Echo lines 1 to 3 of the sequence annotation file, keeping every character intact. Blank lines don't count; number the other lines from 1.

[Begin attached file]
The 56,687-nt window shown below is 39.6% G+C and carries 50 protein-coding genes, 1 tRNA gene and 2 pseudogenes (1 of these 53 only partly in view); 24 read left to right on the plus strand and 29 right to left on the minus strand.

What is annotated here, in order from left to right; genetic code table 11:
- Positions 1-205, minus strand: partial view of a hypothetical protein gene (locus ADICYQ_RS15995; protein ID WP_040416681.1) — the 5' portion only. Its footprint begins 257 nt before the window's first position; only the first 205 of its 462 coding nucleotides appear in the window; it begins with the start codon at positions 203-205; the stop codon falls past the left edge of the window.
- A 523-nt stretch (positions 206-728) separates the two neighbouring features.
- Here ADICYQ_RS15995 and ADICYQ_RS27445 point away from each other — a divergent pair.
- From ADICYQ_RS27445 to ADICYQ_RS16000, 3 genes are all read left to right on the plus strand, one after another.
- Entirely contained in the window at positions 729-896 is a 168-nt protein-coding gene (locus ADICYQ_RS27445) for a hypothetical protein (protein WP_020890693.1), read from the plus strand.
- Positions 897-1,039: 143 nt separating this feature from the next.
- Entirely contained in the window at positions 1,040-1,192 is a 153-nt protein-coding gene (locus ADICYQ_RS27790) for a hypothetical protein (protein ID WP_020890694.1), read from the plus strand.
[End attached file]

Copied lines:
The 56,687-nt window shown below is 39.6% G+C and carries 50 protein-coding genes, 1 tRNA gene and 2 pseudogenes (1 of these 53 only partly in view); 24 read left to right on the plus strand and 29 right to left on the minus strand.

What is annotated here, in order from left to right; genetic code table 11:
- Positions 1-205, minus strand: partial view of a hypothetical protein gene (locus ADICYQ_RS15995; protein ID WP_040416681.1) — the 5' portion only. Its footprint begins 257 nt before the window's first position; only the first 205 of its 462 coding nucleotides appear in the window; it begins with the start codon at positions 203-205; the stop codon falls past the left edge of the window.